- [Total: 17 Average: 2]
Box Office Info:
|Budget: $70 million||Financed by: Mutual Film Company; Tele München; BBC; Toho-Towa; UGC PH; Universal|
|Domestic Gross: $14,036,005||Overseas Gross: $16,616,000|
“That’s a piece of shit movie. It’s an unbelievably bad movie, just bad from the bottom.”
–Jamie Lee Curtis
The budget for Virus was a very pricey $70 million and it was developed at Mutual Film Company, which packaged this low-rent schlocker. Mutual had inked an equity and distribution arrangement with four overseas companies (Germany’s Tele München, UK based BBC, Japan’s Toho-Towa and France’s UGC PH), for their slate of movies and each would invest and distribute in their countries. Mutual had also setup a five picture co-financing and domestic distribution arrangement with Universal, but only four movies materialized and just one money maker The Jackal. Virus, Black Dog and Primary Colors were all box office flops. In a quarter investor report from Universal’s parent Seagram Co., the dreadful box office performance of both Virus and EdTV mostly contributed to a huge $97M loss for Universal Studios’ film group.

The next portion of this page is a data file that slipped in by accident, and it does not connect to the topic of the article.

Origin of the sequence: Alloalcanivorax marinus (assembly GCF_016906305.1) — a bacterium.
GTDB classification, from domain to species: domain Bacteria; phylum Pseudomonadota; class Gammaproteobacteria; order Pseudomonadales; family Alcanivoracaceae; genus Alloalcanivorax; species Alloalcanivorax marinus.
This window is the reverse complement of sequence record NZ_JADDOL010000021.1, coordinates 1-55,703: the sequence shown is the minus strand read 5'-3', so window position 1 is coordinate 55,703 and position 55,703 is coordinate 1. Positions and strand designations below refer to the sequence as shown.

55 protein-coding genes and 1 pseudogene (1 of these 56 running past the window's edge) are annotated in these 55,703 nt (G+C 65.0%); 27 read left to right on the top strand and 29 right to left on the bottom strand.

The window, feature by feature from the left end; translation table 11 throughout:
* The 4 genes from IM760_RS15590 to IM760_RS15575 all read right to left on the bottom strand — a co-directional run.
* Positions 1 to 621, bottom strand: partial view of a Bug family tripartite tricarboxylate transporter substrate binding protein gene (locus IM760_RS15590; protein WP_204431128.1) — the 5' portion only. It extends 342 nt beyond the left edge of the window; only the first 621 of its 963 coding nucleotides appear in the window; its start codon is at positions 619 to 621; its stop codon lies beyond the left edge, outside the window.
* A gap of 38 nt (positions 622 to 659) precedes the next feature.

At the November 1997 MIFED movie mart, Mutual brought Virus, Primary Colors, Black Dog and A Simple Plan and sold out almost every overseas market for each picture. Each movie was a non-performer for distributors.
Virus completed production in mid-1997 and was first dated by Universal for a summer release on August 14, 1998. Dimension then dated Halloween: H20 for the weekend prior, which not only courted the same audience, but toplined Jamie Lee Curtis and H20 had strong buzz. Universal moved Virus to October and then delayed it to the January dumping ground on January 15, 1999. Bad buzz had trailed the expensive Virus after the delay and knowing they have a stinker on their hands, the studio did not screen the movie for critics. The reviews that eventually posted were bottom of the barrel.
Virus bowed against Varsity Blues and two other flops that also had their release dates delayed — At First Sight and In Dreams. Virus was dead on arrival with $6,013,640 — placing #9 for the weekend led by Varsity Blues. Audiences gave the pic a terrible C cinemascore and it fell 50% to $3,012,430 the following frame and then declined 52.7% to $1,425,970 in its third session. The domestic run closed with only $14,036,005. Universal would see returned about $7.7M after theaters take their percentage of the gross — far below the P&A expenses and their exposure to the budget.
Overseas numbers were as dreadful, with just $16.6M in theatrical receipts across many distributors.